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Byron Shire
March 2, 2021

Working from home foiling COVID-19

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Co-founder of national peer-to-peer car sharing platform Car Next Door Dave Trumbull says almost half of his staff members already work remotely.

With daily decrees from the government about the reduction in numbers of people who can be in the same place at the same time, it’s possible that schools, workplaces, churches and other meeting places may be told close in the not too distant future.

Many Australian corporations and workplaces are already advising staff to work from home. On Friday, Telstra joined the likes of Vodafone, Westpac and software provider Atlassian telling staff to work from home in a bid to try and stop the coronavirus spreading.

Dave Trumbull, co-founder and CTO of national peer-to-peer car sharing platform Car Next Door says almost half of his staff members already work remotely, with team members checking-in from Australia’s main cities as well as interstate.

Trumbull says the coronavirus looks like it is forcing a growing number of companies to adopt a remote workforce. ‘There needs to be processes and experience in place to ensure a successful transition in response to the health outbreak.’

Mr Trumbull says he offers its team this level of flexibility because it provides tangible benefits both to the business and to employees.

‘Car Next Door has its headquarters in Sydney, but we also offer several co-working offices around the country and the work from home option,’ he said. ‘Not all roles can be performed remotely, but if it’s work that can be done outside of the office, then we allow that staff member to choose the scenario that best suits them.’

Things you can do to help people work remotely

Mr Trumbull says there are many things you can do to help people work remotely:

‘You need the right tools for easy and efficient remote working – for starters really good video conference software and chat software. Car Next Door uses Zoom for all team meetings, and Slack for day to day communication, Asana for tasks, Google Docs for shared access to working documents.

‘Set up your own daily and weekly structure – and make sure you stick to it.  For example, set your work hours between 8.30am and 5pm so you don’t end up working 24/7.This also helps with productivity during your work hours.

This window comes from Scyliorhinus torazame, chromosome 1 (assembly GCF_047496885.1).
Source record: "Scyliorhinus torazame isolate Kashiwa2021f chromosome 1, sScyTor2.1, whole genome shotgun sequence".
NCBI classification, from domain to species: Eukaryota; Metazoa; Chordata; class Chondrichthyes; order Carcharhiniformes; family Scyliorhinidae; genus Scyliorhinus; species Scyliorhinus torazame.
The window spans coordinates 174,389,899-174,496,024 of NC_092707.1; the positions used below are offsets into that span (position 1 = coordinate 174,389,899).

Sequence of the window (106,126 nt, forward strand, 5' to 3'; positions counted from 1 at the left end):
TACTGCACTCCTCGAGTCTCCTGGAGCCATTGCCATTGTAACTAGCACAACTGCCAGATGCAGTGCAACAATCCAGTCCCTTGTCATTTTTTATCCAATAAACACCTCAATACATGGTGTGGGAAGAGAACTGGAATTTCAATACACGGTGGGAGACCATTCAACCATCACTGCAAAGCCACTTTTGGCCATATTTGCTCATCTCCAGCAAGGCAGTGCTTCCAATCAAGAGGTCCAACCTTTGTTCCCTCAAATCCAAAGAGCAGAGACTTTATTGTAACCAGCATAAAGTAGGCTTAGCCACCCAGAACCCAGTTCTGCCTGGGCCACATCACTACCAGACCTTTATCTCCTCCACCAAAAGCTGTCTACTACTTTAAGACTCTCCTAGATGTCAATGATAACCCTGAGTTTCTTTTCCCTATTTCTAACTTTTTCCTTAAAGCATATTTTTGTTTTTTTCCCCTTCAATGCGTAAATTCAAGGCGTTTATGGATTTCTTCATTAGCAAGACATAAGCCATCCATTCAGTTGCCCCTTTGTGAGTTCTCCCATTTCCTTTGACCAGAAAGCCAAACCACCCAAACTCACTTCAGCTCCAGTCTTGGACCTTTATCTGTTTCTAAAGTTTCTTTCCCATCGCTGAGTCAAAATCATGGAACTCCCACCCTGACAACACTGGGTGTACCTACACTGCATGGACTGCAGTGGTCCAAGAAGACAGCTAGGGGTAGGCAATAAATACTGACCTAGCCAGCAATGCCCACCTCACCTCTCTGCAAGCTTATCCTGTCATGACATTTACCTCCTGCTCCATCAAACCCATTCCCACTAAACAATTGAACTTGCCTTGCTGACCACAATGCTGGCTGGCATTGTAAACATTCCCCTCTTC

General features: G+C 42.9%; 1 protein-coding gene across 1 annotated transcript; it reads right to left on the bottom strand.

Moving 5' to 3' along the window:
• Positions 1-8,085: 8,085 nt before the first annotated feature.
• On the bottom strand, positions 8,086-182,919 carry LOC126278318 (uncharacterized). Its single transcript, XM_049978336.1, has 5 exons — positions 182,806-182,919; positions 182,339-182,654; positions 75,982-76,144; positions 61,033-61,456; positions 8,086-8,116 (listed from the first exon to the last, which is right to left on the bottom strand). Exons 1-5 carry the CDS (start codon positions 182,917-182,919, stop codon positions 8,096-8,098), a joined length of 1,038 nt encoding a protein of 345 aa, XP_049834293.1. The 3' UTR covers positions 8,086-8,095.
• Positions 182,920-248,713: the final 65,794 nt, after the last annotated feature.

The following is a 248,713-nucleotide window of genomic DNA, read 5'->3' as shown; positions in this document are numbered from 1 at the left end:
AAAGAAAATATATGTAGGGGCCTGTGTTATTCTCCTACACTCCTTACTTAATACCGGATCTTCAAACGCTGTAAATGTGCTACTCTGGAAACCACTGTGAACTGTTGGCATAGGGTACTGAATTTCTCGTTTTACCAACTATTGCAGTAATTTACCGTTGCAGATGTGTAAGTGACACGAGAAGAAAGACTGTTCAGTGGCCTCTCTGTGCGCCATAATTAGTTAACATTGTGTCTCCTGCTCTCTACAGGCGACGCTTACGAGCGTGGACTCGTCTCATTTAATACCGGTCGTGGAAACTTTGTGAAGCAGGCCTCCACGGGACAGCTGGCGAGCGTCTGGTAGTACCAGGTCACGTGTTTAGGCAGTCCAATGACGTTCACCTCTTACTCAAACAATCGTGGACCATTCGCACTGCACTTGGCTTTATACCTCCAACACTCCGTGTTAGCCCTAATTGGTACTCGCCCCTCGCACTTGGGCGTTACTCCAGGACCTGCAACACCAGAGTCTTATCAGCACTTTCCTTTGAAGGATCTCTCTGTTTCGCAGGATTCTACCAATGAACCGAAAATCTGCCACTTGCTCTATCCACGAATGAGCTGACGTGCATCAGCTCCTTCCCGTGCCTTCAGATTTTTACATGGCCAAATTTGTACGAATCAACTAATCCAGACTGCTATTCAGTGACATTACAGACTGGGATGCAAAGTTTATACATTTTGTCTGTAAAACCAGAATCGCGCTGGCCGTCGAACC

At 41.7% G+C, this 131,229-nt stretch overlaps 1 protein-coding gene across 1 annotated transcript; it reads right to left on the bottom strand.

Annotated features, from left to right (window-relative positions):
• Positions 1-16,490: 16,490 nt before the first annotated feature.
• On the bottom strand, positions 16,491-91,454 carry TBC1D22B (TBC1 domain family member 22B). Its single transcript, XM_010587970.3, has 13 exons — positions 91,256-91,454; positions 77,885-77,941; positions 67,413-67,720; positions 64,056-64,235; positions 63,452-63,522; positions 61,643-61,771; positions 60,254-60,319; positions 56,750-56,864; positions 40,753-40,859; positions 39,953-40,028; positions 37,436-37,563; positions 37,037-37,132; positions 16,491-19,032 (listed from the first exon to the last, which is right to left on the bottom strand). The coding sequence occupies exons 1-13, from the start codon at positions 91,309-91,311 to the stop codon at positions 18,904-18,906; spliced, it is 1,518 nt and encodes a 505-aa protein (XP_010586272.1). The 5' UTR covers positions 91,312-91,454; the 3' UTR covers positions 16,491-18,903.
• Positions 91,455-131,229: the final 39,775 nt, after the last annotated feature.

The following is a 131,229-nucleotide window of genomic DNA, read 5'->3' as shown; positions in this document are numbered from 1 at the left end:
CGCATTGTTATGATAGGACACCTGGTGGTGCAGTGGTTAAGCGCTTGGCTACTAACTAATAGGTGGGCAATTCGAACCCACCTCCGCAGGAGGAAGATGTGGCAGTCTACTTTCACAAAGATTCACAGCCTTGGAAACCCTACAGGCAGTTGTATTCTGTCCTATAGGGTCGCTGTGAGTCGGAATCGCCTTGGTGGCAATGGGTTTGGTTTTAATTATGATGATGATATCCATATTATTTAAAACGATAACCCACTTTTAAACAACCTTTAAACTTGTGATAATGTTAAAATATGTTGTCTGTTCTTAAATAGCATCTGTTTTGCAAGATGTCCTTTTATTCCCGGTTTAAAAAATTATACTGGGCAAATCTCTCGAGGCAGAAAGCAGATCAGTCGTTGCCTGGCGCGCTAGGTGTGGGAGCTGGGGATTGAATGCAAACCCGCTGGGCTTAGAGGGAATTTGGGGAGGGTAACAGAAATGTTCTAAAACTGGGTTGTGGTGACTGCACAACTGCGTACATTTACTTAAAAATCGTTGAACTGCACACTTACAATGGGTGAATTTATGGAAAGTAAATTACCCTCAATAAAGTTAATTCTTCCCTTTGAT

Mr Trumbull says that when you work remotely you need to put more effort into communication than you would normally, because you don’t hear the conversation happening around you. ‘That might mean being more upfront than you normally would be about letting team members, or your boss, know what you’re working on. A daily check-in works well, something like: “This is what I’m doing today, this is what I did yesterday, this is what is holding me back from what I need to do”.

‘It’s important to make sure that everyone in the team knows what we are doing (OKRs + 4 monthly planning + 2 weekly updates on how we are progressing) and what is expected of them. Everyone in the team has a weekly accountability meeting with their manager – what you did last week, what you are doing.

Mr Trumbull says it’s really important there is enough actual overlap of working hours so there is the ability to send communication back and forth, rather than one person signing off when the other is starting.

‘Let the team know about your achievements: Just because you’re not working in the same office as co-workers and bosses, it’s important to let them know when you are kicking goals.

He also says that it’s important to have a bit of fun. ‘There’s nothing wrong with using your work chat tools for a joke, or fun banter, every now and then – this light stuff is a good way to get to know your co-workers better – even if life around you is tense’.

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